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28 October 2014
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The building of the CSS Alabama - part two


The Alabama
The CSS Alabama - this drawing is courtesy of Lindsey Jones

In August l861, James Bulloch commissioned another "merchant" ship, from the Birkenhead company of John Laird.

The Laird family had been building ships on the Mersey for many years. John’s father founded the Birkenhead Iron Works, and the company was already famous internationally when the Confederate Agent James Bulloch came to visit them.

The contract between Bulloch and Laird identified the vessel as No.290 - because it would be the 290th ship they had built.

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On Independence Day 1840 one of the greatest events of the 18th Century also took place in Liverpool - the first steamship transatlantic mail service was started.

She was built from finest English oak even though Lairds was famous for their iron ships. She slipped from the Birkenhead yard into the Mersey on May 14th, l862, and was named "Enrica".

During the building of the Enrica, the US Consul in Liverpool complained to the authorities that the purpose of the vessel was not peaceful. He employed private investigators to collection information; they questioned Laird’s workers, but the Consul, Thomas H. Dudley, failed to convince the British that the Enrica was anything other than a standard merchant vessel.

To keep up the pretence, Bulloch appointed a British captain - Mathew J. Butcher, a Cunard Officer who lived then at 112 Stanhope Street, Toxteth. To avoid further complaints, and because of a rumour that the US warship Tuscarora was heading for the Mersey to stop the Enrica "one way or another", Bulloch knew it was now or never.

CSS Alabama
The CSS Alabama
Image © Williamson Art Gallery & Wirral Museums.

The real purpose of the Enrica was an 'open secret' on Merseyside so it is fairly safe to assume that the seamen who signed up to crew her knew they would be sailing on a Confederate raider ship.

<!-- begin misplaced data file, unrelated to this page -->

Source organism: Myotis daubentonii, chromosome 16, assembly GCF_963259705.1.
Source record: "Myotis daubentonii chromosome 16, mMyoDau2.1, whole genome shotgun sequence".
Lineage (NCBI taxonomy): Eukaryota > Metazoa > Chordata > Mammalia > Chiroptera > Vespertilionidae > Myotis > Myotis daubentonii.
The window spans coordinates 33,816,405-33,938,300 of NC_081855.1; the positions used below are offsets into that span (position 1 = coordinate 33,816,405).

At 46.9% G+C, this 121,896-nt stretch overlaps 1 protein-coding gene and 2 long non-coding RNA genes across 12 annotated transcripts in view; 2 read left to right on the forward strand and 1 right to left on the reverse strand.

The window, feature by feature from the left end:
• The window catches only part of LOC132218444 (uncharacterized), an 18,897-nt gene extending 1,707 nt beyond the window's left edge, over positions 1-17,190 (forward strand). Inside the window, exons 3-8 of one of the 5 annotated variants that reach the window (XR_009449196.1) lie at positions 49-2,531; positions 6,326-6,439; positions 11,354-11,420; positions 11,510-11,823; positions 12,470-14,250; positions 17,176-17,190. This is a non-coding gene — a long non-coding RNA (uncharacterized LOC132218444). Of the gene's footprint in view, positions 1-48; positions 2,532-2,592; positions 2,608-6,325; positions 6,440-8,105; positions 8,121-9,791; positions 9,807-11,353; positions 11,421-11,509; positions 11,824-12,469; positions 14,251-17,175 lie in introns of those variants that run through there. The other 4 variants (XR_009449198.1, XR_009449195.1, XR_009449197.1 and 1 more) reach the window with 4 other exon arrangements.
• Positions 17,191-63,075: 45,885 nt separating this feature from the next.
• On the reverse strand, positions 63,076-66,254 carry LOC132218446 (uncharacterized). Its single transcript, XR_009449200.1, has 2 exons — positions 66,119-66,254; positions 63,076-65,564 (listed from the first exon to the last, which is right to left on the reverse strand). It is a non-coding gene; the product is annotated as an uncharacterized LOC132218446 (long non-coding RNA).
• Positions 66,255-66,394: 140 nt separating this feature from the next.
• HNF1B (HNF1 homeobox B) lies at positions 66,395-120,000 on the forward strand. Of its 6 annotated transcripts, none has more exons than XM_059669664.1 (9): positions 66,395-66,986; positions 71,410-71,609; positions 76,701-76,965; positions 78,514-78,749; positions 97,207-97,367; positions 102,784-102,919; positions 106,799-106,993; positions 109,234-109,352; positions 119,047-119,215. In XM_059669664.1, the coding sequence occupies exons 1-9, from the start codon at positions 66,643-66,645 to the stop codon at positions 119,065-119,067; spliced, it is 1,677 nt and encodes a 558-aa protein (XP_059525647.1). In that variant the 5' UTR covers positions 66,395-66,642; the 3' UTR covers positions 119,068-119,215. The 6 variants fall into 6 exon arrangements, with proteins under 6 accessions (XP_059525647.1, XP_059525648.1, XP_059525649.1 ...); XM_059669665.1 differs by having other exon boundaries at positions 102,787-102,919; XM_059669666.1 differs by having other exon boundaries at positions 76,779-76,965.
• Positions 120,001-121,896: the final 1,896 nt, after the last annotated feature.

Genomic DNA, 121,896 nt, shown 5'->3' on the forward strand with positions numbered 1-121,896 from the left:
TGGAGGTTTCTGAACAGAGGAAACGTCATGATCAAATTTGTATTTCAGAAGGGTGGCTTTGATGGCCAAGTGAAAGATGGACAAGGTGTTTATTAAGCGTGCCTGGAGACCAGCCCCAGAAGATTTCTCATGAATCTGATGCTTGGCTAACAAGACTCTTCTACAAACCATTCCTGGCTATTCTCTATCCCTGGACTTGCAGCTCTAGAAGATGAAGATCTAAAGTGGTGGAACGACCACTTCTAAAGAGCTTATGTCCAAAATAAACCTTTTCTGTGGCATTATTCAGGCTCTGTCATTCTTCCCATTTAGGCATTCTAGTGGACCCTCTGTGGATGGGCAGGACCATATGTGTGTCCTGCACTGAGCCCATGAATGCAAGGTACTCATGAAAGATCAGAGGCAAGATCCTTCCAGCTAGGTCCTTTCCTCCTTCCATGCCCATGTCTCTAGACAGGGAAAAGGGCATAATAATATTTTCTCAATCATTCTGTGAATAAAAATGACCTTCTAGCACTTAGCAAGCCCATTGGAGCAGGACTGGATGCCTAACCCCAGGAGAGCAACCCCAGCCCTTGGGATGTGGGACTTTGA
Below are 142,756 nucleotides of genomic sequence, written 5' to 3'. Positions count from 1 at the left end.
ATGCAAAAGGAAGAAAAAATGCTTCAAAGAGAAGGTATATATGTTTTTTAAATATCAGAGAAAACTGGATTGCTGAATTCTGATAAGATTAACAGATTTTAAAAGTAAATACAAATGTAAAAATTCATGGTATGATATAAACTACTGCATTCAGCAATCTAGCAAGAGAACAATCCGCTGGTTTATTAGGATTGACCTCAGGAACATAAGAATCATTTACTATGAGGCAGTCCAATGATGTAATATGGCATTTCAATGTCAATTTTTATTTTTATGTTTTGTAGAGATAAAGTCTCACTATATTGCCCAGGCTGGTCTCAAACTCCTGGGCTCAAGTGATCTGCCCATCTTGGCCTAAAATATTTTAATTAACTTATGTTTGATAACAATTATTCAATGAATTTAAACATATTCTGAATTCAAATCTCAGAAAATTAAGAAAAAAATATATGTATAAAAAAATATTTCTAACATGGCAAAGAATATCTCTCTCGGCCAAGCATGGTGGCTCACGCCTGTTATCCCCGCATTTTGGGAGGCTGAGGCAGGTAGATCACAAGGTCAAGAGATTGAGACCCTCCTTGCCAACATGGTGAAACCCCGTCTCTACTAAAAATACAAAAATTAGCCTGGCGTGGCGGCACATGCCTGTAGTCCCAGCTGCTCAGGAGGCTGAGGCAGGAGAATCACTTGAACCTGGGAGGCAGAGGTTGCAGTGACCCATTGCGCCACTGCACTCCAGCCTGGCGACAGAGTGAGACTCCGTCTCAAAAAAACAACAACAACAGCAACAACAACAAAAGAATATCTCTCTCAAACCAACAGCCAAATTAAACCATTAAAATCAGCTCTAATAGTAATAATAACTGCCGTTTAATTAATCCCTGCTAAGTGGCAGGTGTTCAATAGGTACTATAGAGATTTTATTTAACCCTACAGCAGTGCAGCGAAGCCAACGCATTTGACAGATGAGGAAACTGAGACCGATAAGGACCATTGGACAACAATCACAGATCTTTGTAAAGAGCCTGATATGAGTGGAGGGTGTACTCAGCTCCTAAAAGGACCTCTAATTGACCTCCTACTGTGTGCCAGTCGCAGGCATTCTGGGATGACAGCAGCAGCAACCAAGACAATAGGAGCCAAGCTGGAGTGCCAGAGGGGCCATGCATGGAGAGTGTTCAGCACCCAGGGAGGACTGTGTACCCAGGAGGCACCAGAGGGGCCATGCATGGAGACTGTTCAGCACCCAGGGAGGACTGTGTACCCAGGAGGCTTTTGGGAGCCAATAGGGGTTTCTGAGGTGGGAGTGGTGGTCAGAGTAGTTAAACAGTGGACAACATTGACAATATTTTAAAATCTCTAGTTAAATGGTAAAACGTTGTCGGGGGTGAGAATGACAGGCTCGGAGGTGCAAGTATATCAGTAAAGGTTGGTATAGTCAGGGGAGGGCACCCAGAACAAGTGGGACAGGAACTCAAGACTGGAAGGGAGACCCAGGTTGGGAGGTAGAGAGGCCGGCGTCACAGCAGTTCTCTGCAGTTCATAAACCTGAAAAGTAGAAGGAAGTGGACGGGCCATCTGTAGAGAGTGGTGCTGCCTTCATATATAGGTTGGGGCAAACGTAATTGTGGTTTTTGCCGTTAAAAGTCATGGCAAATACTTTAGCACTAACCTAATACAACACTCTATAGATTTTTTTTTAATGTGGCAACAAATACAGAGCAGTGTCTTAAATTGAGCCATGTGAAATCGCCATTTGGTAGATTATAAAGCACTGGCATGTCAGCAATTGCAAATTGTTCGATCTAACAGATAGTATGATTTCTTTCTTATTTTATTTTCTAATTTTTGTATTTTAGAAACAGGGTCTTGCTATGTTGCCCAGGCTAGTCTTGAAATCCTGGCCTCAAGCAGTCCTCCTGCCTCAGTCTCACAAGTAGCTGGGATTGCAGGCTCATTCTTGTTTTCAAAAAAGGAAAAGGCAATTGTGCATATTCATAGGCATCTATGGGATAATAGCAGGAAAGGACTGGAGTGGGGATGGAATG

On July 29, 1862, the Enrica steamed up and down the Mersey, decked out with flags and bunting. It looked like a launch party, with local dignitaries in their finest, but after transferring the guests to a steam tug, she set course for Anglesey.

Two days later, the Skipper set a course north, around the coast of Ireland, and ran like the devil into the Atlantic. When the USS Tuscarora arrived in Moelfre Bay, there was no trace of the Enrica - No.290.

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The first steamship to make the transatlantic crossing was the Savannah in 1819, She left Savannah, Georgia on May 22nd and arrived in Liverpool on June 20th.

Bulloch’s next move was to equip his "merchant" vessel as a man of war.

The Enrica was instructed to wait in the Azores, and another vessel, the Agrippina, was loaded in London Docks, with coal, guns, ammunition, uniforms and supplies. Bulloch also sent Captain Raphael Semmes of the Confederate Navy, and other confederate officers.

The rendezvous took place on August 20th, and the transformation was complete. Semmes now commanded a confederate vessel to be used as a commerce raider to strike against Union shipping.

On August 24, 1862, the British Flag was pulled down, and the Confederate Flag was raised - the ALABAMA was born.

In the first month of her service, the Alabama took 10 vessels at a total value of 437,000 dollars. Over the next 20 months, she was called a pirate ship, her crew were referred to as both heroes, and villans. The USA and Great Britain exchanged insults and accusations, but the Alabama continued her reign of terror.



This Section
Alabama Introduction
Liverpool's Confederate connections

The building of the Alabama
Alabama timeline
James Dunwoody Bulloch

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